Short on time? Here are the highlights:
- The Russian government is planning to introduce a series of measures designed to encourage greater numbers of students from the West to study in Russia
- The initiatives will include an expansion of English-taught degree programmes, new scholarships, and streamlined visa processing
- This appears to mark a new phase of recruitment for Russian universities in line with the country’s official target to nearly triple its foreign enrolment by 2025
University World News reports that the Russian government is preparing a package of new initiatives designed to attract greater numbers of students from the West.
The measures will include an expansion of English-taught programmes at Russian universities, improvements in campus facilities, introduction of new scholarship programmes, and a streamlining of visa processing for visiting students.
The Russian Ministry of Education and Science indicates that scholarship details will be forthcoming later this year. In the meantime, early reports indicate that the government will move to substantially reduce visa processing times for foreign students, from the three months (or more) currently required to 15 days or less.
The drive to 2025
It appears that these initiatives will mark a new chapter in Russia’s long-term effort to further expand its international student numbers. In May 2017, a government executive council formally approved a strategy to build the country’s foreign enrolment from a base of about 245,000 students to nearly 310,000 by 2020. The plan also sets out a longer-term target to build Russia’s foreign student base to 710,000 students by 2025.
To get there, Russia will need to open up new markets and further accelerate the already-steady growth in its international student numbers. The foreign student base in the country has grown significantly since the early 2000s, with an average annual growth rate of 9% through 2016. If it were to maintain that pace, Russia’s foreign enrolment would “naturally” reach roughly 670,000 by 2030. That the government aims to reach an even higher student base more quickly makes it clear that additional measures will be required.
This is the significance of the new package of initiatives being reported this month. The government has committed itself for some years now to improving the standing of Russian universities (most notably through the additional funding provided via the “5/100 initiative”), and to strengthening the offer for visiting students. Speaking at the recent IUNC Eurasia conference in Moscow, State University of Management Rector Ivan Lobanov highlighted the affordability of Russian higher education, the improved performance of leading Russian institutions in international rankings, and the strong employment outcomes for foreign graduates of the country’s universities as major factors that are attracting greater number of visiting students to Russia.
However, a majority of these students still come from the former Soviet Republics (most of which are now Commonwealth of Independent States countries) or, to a lesser extent, from Asia. To highlight one example from within the CIS, Kazakhstan has seen its outbound numbers roughly triple over the last decade. Nearly 90,000 Kazakhstani students went abroad in 2017, with nearly eight in ten of those (or about 70,000 students) going to study in Russia.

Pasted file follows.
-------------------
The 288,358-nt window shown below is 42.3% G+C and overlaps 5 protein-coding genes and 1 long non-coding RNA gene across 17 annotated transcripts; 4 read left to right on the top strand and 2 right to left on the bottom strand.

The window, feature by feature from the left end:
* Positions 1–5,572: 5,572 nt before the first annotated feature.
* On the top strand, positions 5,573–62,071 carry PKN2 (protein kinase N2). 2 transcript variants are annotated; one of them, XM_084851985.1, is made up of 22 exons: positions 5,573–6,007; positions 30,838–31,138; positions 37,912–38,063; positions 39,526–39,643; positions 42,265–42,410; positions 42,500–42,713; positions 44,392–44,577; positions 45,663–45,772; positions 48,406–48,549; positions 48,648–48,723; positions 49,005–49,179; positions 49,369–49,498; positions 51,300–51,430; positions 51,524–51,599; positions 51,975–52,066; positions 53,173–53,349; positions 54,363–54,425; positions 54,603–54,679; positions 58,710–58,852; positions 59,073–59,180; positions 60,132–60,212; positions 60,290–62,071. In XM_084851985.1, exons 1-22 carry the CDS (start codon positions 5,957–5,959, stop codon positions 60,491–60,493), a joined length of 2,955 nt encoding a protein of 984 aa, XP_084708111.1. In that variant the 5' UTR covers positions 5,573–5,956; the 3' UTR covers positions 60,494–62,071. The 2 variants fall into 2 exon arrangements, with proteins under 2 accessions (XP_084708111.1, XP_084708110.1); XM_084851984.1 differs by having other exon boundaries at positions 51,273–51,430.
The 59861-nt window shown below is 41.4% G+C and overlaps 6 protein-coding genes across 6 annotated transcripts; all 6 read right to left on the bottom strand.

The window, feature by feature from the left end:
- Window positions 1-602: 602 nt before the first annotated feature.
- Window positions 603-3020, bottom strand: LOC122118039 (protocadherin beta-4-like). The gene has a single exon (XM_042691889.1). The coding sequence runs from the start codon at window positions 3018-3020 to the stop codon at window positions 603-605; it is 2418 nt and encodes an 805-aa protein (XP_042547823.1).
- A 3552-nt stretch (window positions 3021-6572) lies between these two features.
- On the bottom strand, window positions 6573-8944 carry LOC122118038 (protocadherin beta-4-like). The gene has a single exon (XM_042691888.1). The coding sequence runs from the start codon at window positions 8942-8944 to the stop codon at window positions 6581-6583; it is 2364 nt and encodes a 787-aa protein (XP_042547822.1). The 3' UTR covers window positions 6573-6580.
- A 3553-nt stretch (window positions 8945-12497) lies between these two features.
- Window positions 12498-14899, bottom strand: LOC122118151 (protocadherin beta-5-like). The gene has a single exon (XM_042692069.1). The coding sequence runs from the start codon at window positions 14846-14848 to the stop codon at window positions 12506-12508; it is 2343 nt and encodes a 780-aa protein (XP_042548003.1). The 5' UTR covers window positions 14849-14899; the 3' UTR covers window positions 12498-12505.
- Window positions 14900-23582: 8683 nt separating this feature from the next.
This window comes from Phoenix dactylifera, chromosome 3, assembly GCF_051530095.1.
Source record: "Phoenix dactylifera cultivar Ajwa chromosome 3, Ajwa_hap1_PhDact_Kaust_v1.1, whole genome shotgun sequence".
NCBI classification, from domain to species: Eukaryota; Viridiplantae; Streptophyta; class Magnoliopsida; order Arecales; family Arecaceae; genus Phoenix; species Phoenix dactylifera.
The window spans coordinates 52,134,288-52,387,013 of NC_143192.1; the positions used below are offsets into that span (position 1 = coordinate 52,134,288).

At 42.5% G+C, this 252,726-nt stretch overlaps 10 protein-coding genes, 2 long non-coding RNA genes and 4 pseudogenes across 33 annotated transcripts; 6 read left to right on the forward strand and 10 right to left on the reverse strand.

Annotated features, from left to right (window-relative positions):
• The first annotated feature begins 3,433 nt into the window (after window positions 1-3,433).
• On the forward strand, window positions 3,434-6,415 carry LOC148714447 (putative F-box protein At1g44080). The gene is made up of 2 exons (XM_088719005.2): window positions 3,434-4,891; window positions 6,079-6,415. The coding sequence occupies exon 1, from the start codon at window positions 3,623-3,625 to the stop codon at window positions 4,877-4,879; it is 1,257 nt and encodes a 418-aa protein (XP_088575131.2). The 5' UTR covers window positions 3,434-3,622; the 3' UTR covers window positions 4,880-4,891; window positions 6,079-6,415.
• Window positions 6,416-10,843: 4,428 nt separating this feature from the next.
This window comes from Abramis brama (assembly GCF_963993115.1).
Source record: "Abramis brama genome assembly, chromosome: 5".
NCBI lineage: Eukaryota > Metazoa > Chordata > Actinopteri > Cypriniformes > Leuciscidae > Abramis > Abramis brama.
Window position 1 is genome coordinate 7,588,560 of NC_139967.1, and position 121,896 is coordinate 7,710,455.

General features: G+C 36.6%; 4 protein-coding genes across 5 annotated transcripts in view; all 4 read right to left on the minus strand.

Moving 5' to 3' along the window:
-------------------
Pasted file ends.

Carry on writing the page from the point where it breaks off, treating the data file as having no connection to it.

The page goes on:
In contrast, less than 2,000 students came to Russia from Western markets in 2017, whether from Europe or North America. This amounts to less than 1% of the country’s total foreign enrolment last year.
The importance of Russia’s international recruitment goals is underscored by another recent report from the Ministry of Education and Science which indicates that the number of college-aged students in the country has plummeted in recent years. Indeed, total enrolment in Russian higher education has fallen by more than a third since 2011 – from about 8.6 million in 2011 to 6.1 million as of 2016. Total enrolment is projected to decline further through 2021 as a result of demographic trends that have led to a rapidly shrinking pool of applicants for Russian universities.
World Education Services notes that the number of secondary school graduates in Russia was basically cut in half between 2000/01 and 2014/15 (over which time the number of high school leavers in the country dropped from 1.46 million to just over 701,000). This dramatic change is now rippling through to university sector, with the Ministry of Education and Science projecting that higher education institutions can expect a drop in application volumes this year, the first such decline since the early 1990s.
As the longer-term targets for 2020 and 2025 make clear, the government aims to counter this downturn in part by further boosting international student numbers. But the prospect of university closures and mergers is looming as well, and QS reports that 14% of Russian institutions were shuttered in 2017 alone. Going forward, the government’s clear intention to reduce the number of Russian universities will no doubt be a powerful driver of increased competition for both domestic and international applicants.
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